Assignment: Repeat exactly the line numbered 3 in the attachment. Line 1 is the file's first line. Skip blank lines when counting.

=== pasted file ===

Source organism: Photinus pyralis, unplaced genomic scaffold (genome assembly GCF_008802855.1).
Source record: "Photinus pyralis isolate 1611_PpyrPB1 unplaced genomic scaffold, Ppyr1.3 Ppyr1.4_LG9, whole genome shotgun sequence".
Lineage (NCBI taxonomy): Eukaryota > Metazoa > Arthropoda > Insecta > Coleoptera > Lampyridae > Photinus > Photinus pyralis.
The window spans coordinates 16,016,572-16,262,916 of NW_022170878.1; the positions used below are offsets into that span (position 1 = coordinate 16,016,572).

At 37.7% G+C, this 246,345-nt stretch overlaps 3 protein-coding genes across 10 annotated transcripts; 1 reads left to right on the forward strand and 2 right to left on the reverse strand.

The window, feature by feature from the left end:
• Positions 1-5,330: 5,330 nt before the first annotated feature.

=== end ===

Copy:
Lineage (NCBI taxonomy): Eukaryota > Metazoa > Arthropoda > Insecta > Coleoptera > Lampyridae > Photinus > Photinus pyralis.